When we live contrary to God’s character and the good purposes for which we were created, intentionally or not, we call that sin. These wayward actions and thoughts distance us from God, though not God from us.
Since God is life (John 5:26), separating ourselves from God brings death. Death is not a punishment imposed by God for our misdeeds, but rather the inevitable consequence of removing ourselves from the One in whom we have our being (Acts 17:28).
In addition, through sin we align ourselves with Satan’s rebellion against God. We, as the old saying goes, “sell our souls to the devil.” Of course, he is not a benevolent or kind master, but takes us captive so we do as he wills (2 Timothy 2:26). We become slaves to sin itself (John 11:34).
In response to our awful predicament that we have created, God came to us, as one of us, in Jesus the Christ. His coming undoes all the damage and consequences of sin through both reconciling and redeeming us.
All this is from God, who reconciled us to himself through Christ and gave us the ministry of reconciliation: that God was reconciling the world to himself in Christ, not counting people’s sins against them. And he has committed to us the message of reconciliation. 2 Corinthians 5:18-19
Jesus is how God reconciles humanity to himself. Through his life, God reclaims the human condition from sinfulness to righteousness, so much so that Jesus can be called a new Adam (Romans 5:14-15). In the fullness of his life, Jesus brought us back to a seamless fellowship with God. This recreating of the God-mankind relationship on our behalf is reconciliation, and it is God’s loving gift to the entire world.
Redemption is a different aspect of Jesus’ work for us. The word “redeem” refers to paying a price to ransom something or someone from the power of another. Our sinfulness has caused us to be in debt in several ways.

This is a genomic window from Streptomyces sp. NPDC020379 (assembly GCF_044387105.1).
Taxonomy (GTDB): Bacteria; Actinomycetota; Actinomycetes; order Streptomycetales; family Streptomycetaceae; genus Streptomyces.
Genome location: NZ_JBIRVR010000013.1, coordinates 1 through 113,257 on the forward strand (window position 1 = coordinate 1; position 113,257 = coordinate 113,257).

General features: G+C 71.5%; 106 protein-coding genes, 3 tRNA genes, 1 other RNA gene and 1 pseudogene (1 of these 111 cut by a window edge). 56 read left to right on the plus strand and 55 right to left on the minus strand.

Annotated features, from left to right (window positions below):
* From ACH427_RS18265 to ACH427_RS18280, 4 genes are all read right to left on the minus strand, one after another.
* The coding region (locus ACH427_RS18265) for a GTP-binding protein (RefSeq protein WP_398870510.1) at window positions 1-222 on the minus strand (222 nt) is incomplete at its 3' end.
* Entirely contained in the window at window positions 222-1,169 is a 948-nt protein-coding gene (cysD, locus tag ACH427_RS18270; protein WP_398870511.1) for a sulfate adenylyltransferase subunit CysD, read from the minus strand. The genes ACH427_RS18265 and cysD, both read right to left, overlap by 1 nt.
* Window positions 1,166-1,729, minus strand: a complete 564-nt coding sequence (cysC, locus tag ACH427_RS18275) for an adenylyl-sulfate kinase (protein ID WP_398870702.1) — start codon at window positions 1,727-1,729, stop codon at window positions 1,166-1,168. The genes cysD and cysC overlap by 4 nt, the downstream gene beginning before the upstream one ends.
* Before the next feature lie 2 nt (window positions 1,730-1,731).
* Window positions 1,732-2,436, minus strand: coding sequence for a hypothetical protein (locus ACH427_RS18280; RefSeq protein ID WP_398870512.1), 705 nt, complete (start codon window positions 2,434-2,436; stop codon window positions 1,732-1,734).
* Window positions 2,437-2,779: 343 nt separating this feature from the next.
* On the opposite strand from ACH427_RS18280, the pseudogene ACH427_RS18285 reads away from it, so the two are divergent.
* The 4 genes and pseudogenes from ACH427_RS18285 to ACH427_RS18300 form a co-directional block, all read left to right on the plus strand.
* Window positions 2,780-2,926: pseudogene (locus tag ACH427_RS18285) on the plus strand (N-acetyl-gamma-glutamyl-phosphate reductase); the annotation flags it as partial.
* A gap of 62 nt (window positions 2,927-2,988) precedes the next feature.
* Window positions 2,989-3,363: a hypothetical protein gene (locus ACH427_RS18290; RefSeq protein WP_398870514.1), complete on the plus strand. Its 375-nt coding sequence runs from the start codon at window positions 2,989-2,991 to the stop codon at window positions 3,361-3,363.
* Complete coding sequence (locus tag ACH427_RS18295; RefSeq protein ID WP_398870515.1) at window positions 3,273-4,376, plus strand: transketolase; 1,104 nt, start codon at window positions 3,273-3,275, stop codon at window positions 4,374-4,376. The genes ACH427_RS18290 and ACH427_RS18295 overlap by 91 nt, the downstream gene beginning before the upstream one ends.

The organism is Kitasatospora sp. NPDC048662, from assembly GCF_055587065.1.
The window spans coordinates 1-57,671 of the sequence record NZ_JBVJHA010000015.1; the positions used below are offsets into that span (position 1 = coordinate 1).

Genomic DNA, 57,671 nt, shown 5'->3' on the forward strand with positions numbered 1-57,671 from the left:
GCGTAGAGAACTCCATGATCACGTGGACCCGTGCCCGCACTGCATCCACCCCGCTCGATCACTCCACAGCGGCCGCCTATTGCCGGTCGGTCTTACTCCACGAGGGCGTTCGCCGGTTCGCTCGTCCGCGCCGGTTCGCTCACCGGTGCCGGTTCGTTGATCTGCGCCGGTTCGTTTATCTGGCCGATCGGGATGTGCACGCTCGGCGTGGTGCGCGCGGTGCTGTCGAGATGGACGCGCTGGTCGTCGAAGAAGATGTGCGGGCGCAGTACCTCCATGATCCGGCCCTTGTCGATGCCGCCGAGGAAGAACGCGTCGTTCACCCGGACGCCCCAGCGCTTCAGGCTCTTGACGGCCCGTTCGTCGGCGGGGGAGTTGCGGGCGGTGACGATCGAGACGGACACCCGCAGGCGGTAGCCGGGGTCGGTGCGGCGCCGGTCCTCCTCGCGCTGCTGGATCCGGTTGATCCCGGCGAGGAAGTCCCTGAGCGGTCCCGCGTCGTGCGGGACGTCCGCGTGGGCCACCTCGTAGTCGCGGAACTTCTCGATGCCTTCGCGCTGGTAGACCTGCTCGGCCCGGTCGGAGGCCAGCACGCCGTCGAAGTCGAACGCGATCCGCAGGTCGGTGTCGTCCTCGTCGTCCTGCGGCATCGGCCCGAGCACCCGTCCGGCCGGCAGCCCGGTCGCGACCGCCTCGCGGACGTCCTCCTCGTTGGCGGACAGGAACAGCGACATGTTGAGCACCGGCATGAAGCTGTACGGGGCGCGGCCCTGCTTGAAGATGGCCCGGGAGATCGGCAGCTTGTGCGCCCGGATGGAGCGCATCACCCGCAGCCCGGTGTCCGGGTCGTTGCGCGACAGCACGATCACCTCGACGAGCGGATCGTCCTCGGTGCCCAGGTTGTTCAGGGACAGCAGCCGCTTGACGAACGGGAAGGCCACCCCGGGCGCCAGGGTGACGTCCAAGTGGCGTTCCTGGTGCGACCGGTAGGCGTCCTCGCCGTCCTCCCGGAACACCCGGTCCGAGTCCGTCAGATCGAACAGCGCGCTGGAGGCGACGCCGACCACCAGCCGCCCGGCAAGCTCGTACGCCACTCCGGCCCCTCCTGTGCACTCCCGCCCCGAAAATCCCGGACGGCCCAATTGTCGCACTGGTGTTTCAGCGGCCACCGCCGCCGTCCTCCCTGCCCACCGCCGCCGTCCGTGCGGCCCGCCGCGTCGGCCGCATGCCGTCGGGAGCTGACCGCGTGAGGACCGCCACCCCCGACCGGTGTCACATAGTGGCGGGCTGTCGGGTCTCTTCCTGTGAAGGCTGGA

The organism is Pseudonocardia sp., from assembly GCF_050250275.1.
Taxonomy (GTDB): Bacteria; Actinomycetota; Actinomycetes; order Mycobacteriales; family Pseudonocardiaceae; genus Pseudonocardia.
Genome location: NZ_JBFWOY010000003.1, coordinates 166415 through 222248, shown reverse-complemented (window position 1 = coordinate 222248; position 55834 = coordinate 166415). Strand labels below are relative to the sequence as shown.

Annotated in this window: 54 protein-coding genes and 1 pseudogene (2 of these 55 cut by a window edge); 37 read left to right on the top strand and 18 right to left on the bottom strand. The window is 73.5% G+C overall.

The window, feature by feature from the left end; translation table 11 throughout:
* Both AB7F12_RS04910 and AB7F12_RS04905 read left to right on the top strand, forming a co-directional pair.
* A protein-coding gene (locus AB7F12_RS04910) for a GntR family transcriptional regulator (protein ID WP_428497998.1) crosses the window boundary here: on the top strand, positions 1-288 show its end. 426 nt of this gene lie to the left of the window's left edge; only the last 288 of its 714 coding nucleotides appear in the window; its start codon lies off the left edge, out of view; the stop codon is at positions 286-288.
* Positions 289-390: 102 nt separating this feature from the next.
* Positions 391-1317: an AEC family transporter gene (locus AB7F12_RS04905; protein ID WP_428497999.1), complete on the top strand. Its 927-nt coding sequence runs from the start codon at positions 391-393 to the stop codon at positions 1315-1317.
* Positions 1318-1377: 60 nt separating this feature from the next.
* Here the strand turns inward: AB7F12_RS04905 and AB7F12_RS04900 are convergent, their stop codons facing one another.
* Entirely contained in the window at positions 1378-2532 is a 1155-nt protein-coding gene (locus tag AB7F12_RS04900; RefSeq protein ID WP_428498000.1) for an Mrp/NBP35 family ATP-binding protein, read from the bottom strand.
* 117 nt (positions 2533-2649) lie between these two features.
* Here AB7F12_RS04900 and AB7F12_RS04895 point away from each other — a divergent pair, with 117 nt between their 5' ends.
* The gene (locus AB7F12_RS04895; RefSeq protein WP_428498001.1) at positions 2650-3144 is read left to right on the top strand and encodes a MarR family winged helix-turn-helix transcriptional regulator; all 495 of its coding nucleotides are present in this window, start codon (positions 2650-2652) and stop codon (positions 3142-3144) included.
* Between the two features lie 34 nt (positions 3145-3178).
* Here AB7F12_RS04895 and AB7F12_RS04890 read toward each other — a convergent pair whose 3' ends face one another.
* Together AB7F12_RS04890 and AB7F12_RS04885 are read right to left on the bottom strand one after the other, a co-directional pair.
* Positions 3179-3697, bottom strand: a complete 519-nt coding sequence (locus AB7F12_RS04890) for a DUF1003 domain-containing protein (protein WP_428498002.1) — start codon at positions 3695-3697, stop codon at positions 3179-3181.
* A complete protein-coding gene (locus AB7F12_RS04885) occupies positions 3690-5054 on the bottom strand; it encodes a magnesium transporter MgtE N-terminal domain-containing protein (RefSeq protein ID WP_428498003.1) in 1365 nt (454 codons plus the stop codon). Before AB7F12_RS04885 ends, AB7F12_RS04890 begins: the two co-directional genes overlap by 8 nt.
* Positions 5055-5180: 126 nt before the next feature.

Some mistakenly think that Jesus’ death pays off our debt, because of sin, to the Father. As we have seen, Jesus is God reconciling us to himself, not redeeming us from God. Our God is the father of the prodigal son, who does not ask for the debt to be repaid when the son returns. Our God is the compassionate king (Matthew 18:27) who simply forgives debts.
As Paul stated, God is not counting our sins against us. We are told to forgive in exactly the same way (Ephesians 4:32). We do have debts that need to paid, just not to God.
Because the wages of sin is death (Romans 3:23), we owe death its due. Paul is pointing to this when he says that Jesus redeems us from the curse of the law (Galatians 3:13), that is, a death sentence. Jesus pays death what it demands though it was a debt he did not owe.
God is not demanding our death; death is demanding our life. Our enemy, death, was defeated by Jesus and we look forward to participating in that already accomplished victory (1 Corinthians 15:26).
Jesus came to give his life as a ransom for many (Mark 10:45). He redeems (ransoms) us from the devil, the one had enslaved us through our sin. The devil makes his claim on us, using death as his power over us (Hebrews 2:14).
When Jesus gives himself as a ransom, he frees us forever (John 11:36) from the hands of our enemies – the devil and death. This is redemption. We are redeemed from the consequences of sin and reconciled to the fellowship of God.